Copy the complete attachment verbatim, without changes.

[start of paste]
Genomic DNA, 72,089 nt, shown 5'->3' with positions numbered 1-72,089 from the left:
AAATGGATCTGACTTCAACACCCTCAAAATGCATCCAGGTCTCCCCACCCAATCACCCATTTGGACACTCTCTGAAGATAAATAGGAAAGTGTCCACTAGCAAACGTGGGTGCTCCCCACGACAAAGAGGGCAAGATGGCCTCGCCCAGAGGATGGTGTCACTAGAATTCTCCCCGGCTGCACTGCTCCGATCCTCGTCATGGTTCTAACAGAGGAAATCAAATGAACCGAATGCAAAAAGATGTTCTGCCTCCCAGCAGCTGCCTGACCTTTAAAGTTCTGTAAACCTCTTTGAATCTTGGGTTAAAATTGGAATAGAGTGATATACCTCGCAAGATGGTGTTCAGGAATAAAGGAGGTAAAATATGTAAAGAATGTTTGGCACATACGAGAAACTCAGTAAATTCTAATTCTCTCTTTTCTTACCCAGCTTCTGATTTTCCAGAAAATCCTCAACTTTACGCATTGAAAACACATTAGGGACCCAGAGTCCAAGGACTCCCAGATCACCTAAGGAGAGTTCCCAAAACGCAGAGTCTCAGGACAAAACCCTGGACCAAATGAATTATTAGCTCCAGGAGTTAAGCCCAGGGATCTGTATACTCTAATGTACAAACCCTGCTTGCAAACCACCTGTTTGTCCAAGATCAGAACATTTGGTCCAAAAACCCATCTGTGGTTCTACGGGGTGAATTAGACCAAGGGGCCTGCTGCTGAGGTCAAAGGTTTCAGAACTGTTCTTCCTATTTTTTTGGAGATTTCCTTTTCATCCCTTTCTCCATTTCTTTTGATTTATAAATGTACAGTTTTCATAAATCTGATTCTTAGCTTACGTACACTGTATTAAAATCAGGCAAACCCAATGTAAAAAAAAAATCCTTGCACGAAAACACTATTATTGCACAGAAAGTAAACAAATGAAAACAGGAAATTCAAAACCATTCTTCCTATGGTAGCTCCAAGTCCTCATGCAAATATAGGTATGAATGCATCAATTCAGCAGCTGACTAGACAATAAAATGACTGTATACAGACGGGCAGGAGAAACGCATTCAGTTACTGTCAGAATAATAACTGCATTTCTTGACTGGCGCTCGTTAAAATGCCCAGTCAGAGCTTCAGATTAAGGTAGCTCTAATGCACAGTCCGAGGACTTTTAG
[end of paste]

Genomic DNA, 72,089 nt, shown 5'->3' with positions numbered 1-72,089 from the left:
AAATGGATCTGACTTCAACACCCTCAAAATGCATCCAGGTCTCCCCACCCAATCACCCATTTGGACACTCTCTGAAGATAAATAGGAAAGTGTCCACTAGCAAACGTGGGTGCTCCCCACGACAAAGAGGGCAAGATGGCCTCGCCCAGAGGATGGTGTCACTAGAATTCTCCCCGGCTGCACTGCTCCGATCCTCGTCATGGTTCTAACAGAGGAAATCAAATGAACCGAATGCAAAAAGATGTTCTGCCTCCCAGCAGCTGCCTGACCTTTAAAGTTCTGTAAACCTCTTTGAATCTTGGGTTAAAATTGGAATAGAGTGATATACCTCGCAAGATGGTGTTCAGGAATAAAGGAGGTAAAATATGTAAAGAATGTTTGGCACATACGAGAAACTCAGTAAATTCTAATTCTCTCTTTTCTTACCCAGCTTCTGATTTTCCAGAAAATCCTCAACTTTACGCATTGAAAACACATTAGGGACCCAGAGTCCAAGGACTCCCAGATCACCTAAGGAGAGTTCCCAAAACGCAGAGTCTCAGGACAAAACCCTGGACCAAATGAATTATTAGCTCCAGGAGTTAAGCCCAGGGATCTGTATACTCTAATGTACAAACCCTGCTTGCAAACCACCTGTTTGTCCAAGATCAGAACATTTGGTCCAAAAACCCATCTGTGGTTCTACGGGGTGAATTAGACCAAGGGGCCTGCTGCTGAGGTCAAAGGTTTCAGAACTGTTCTTCCTATTTTTTTGGAGATTTCCTTTTCATCCCTTTCTCCATTTCTTTTGATTTATAAATGTACAGTTTTCATAAATCTGATTCTTAGCTTACGTACACTGTATTAAAATCAGGCAAACCCAATGTAAAAAAAAAATCCTTGCACGAAAACACTATTATTGCACAGAAAGTAAACAAATGAAAACAGGAAATTCAAAACCATTCTTCCTATGGTAGCTCCAAGTCCTCATGCAAATATAGGTATGAATGCATCAATTCAGCAGCTGACTAGACAATAAAATGACTGTATACAGACGGGCAGGAGAAACGCATTCAGTTACTGTCAGAATAATAACTGCATTTCTTGACTGGCGCTCGTTAAAATGCCCAGTCAGAGCTTCAGATTAAGGTAGCTCTAATGCACAGTCCGAGGACTTTTAG